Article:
Working amongst the teams in your business has other benefits too. In partnering more collaboratively with business units, team member training needs are more likely to be identified, especially in relation to interview training.
Star performers will also be easy to spot when you are working hand in hand with business stakeholders. This will potentially signal some useful conversations with hiring managers and leadership teams about professional development opportunities for employee further growth and development. These are the sorts of actions that improve employee retention and contribution.
It is difficult to replace the workings on traditional recruitment departments overnight. But trialling the use of single, united teams focused on delivering the best possible talent placements for your company can be achieved with this collaborative and innovative recruitment concept.
This model has the potential to work with companies of various sizes and across a broad range of sectors. Where you require multiple hires, consider deploying more than one recruitment specialist to business units at a time, to appropriately handle recruitment activity demands.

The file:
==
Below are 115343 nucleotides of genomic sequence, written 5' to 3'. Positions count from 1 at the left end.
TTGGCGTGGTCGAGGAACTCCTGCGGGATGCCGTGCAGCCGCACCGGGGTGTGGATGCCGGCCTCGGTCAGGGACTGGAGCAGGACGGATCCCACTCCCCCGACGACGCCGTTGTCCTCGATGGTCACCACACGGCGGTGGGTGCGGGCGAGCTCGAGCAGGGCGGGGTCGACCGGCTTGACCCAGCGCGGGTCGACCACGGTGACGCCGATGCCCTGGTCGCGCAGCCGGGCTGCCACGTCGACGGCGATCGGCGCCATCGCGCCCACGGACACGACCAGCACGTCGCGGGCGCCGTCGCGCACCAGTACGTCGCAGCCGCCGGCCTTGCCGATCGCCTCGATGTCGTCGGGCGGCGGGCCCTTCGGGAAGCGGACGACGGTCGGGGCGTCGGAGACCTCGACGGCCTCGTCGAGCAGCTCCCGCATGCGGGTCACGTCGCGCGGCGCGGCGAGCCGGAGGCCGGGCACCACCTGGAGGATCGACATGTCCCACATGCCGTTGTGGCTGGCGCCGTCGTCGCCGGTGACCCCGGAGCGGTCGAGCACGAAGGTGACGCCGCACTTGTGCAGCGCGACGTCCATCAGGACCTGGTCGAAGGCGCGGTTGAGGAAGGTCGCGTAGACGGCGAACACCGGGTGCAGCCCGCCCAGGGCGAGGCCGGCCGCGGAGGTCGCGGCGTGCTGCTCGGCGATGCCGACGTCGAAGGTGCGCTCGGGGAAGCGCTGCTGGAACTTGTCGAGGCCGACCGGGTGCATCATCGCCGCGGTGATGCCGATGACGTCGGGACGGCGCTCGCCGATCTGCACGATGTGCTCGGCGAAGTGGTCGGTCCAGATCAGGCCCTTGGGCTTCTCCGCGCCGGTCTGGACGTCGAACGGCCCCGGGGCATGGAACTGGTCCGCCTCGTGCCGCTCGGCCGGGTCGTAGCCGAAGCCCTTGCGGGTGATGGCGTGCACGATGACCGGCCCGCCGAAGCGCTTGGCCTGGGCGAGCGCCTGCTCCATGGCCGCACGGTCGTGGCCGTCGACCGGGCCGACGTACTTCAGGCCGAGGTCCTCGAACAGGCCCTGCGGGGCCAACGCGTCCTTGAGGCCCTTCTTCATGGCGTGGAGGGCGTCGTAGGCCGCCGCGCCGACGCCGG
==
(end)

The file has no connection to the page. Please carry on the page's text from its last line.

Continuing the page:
If you are struggling to get stakeholders on board with this innovative concept, give it a go for one open role and see how the recruitment process progresses. Seek feedback from all stakeholders involved and share that feedback with relevant leadership teams on the successful completion of the trialled recruitment assignment.
Embedded recruitment success
The success of any embedded recruitment model relies on a range of underpinning factors. These include:
Leadership/management buy in
Any change in a working model requires leadership endorsement. Without it, the concept is likely to get quashed at the first hurdle.
Patience and an open mindset to work through any issues of the first few trials
Changing work patterns that have been in place for a long time is difficult. People involved in any initial trials should be open minded and solution focused when resolving inevitable issues that arise.
Metrics to measure success
Measurement is pivotal. Record benchmarks such as current time to fill and resume to interview ratios before trialling a change. Compare results after say 3-5 trials of your collaborative recruitment approach. Take into account qualitative feedback from hiring managers as well.
Recruitment team member competence
For any new initiative to be successful those stakeholders involved must be “up to the challenge”. Any member of your recruitment team deployed to work within the business must be able to competently communicate with a range of business stakeholders.
The ability to actively listen to business stakeholders, influence direction and communicate professionally are essential attributes for any recruitment specialist trialling a collaborative model of working.
I would love to hear if you have tried something like this in your workplace. Did it work? What were the key challenges you overcame to make it work? Feel free to share your comments in the section below.